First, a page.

The Lithuanian parliament is currently debating a proposal put forward by the Radio and Television Commission aimed at banning information deemed to be damaging for the state. The way in which such content is being defined has commentators alarmed.
The French government is considering tougher measures against violent rioters who hijack legitimate protests, possibly mirroring existing laws that identify and ban known football hooligans.
Malta struck an agreement with eight other EU members Wednesday to relocate 49 migrants who have been stranded in Maltese waters after countries initially refused to allow them to disembark.
The government in Budapest has had the statue of Imre Nagy removed from its place in front of the Hungarian parliament. Nagy, who was Prime Minister of Hungary in 1956, was executed for his role at the head of the Hungarian Uprising against the Soviets and buried anonymously following a secret trial. Opposition media criticise the government for riding roughshod over Hungary's historical legacy.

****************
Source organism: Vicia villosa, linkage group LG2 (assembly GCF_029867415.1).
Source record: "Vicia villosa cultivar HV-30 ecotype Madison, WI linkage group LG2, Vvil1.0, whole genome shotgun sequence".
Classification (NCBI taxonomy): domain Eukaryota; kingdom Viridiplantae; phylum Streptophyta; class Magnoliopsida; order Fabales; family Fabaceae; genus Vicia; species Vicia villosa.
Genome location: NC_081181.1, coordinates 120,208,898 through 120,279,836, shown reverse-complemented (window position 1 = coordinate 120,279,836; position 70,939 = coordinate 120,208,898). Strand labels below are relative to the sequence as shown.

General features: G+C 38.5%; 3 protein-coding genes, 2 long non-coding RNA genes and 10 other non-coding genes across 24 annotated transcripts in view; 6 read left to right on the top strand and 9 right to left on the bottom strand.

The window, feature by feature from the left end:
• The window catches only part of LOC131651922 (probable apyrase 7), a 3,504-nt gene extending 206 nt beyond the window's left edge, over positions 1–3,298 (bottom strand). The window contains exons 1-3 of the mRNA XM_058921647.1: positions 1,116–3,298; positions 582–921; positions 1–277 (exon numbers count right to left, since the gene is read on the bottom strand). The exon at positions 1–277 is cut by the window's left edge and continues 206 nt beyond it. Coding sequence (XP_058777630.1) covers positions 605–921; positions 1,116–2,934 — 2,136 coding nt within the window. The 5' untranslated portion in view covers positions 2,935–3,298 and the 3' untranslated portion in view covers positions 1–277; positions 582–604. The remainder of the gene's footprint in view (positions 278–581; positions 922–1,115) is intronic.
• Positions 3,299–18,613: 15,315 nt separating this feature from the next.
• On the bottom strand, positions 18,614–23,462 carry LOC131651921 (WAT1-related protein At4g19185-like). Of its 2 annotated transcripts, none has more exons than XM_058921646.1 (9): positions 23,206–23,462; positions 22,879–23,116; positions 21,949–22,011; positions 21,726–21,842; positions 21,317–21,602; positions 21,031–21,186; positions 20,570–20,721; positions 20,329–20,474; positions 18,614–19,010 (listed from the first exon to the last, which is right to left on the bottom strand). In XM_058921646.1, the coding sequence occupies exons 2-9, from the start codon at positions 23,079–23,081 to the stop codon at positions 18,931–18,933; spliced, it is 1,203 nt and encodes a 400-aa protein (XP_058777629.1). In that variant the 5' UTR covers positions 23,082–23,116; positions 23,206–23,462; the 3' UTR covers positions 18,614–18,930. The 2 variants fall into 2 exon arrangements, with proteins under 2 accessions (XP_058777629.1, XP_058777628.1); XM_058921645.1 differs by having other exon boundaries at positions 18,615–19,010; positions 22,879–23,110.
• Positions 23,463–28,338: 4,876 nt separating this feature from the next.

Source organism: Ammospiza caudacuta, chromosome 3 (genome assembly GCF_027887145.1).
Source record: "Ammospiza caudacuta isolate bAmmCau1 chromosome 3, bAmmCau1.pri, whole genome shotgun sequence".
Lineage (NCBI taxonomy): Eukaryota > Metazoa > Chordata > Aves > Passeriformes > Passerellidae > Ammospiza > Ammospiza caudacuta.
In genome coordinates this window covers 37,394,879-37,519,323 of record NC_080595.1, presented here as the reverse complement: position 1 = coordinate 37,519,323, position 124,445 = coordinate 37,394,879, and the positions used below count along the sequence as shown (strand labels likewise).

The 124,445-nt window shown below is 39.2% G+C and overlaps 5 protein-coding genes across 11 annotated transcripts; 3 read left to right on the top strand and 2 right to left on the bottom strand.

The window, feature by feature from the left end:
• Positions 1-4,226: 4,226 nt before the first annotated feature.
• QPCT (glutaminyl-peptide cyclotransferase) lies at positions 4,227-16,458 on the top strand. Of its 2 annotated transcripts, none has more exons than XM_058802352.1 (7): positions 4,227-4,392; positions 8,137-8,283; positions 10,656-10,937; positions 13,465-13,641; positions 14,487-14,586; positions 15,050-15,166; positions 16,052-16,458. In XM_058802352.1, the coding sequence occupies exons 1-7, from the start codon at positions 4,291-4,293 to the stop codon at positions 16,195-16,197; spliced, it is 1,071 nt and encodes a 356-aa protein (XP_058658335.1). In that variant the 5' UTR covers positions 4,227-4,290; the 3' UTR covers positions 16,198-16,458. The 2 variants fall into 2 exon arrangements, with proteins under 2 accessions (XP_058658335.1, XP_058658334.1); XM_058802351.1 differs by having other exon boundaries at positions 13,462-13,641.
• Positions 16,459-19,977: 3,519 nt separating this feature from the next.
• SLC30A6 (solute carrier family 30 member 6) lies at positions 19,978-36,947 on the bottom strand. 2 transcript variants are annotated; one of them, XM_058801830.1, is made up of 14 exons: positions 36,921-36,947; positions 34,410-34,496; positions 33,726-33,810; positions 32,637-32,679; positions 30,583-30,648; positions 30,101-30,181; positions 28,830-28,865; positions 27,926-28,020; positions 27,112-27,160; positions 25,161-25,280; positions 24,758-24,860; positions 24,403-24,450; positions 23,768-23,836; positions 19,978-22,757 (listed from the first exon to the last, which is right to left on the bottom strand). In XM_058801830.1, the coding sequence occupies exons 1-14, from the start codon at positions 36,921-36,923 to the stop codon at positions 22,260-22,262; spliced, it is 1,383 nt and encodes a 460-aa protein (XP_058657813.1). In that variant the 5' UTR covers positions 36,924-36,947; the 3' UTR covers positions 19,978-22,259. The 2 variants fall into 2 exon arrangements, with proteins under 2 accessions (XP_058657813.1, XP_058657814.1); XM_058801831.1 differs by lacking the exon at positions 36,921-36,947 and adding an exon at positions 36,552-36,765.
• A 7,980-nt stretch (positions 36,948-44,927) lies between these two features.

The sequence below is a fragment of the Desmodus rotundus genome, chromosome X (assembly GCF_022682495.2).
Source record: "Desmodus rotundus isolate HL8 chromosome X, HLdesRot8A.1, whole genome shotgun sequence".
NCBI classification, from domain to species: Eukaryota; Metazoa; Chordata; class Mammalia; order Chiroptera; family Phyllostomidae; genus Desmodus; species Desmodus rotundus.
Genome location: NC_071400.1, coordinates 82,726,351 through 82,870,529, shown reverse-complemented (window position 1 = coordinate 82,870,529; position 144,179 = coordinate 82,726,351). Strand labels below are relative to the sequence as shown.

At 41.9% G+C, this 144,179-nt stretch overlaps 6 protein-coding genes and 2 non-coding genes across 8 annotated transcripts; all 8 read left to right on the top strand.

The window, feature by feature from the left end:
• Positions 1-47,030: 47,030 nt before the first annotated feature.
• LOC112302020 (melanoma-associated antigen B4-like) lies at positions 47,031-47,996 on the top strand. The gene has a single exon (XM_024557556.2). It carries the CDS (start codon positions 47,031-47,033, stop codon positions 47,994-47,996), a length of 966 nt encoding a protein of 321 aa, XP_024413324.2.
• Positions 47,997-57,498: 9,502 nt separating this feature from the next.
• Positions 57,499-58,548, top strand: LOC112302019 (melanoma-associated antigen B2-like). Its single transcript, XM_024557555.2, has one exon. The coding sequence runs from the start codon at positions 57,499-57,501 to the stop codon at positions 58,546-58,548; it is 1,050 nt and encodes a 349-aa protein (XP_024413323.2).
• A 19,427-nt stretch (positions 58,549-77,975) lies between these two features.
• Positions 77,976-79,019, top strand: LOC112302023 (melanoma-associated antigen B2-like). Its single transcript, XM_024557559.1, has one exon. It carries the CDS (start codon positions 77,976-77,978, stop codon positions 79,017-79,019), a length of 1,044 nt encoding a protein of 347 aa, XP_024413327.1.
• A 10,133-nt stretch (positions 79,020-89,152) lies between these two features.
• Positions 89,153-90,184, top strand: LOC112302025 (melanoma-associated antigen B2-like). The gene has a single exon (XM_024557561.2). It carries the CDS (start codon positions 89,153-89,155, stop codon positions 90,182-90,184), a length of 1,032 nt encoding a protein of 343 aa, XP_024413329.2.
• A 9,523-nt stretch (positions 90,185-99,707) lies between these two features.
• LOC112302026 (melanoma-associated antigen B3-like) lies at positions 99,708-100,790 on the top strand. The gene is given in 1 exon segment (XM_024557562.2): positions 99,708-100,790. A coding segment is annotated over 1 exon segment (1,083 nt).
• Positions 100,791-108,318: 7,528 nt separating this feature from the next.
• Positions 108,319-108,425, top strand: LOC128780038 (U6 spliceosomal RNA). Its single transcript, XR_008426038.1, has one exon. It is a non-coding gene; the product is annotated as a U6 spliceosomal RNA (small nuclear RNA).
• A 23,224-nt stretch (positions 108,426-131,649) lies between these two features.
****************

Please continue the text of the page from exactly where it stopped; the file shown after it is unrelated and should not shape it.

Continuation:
Right before the New Year holidays, the conscription offices of Moscow recruited young men to the army in the course of one day. Human rigths defenders note that one-day conscription is illegal, which has already been pointed out multiple times by the Military Prosecutor's Office. Nevertheless, this practice repeats every year.
A coordinated online campaign by far-right activists pressured mainstream European parties to drop support for a U.N. migration pact that was years in the making, analysis of social media activity shows.
For the first time Latvia has published documents left in the country by the former Russian secret service, the KGB. Just before Christmas the national archive published documents that had been kept under wraps for over 25 years on a website set up specifically for this purpose.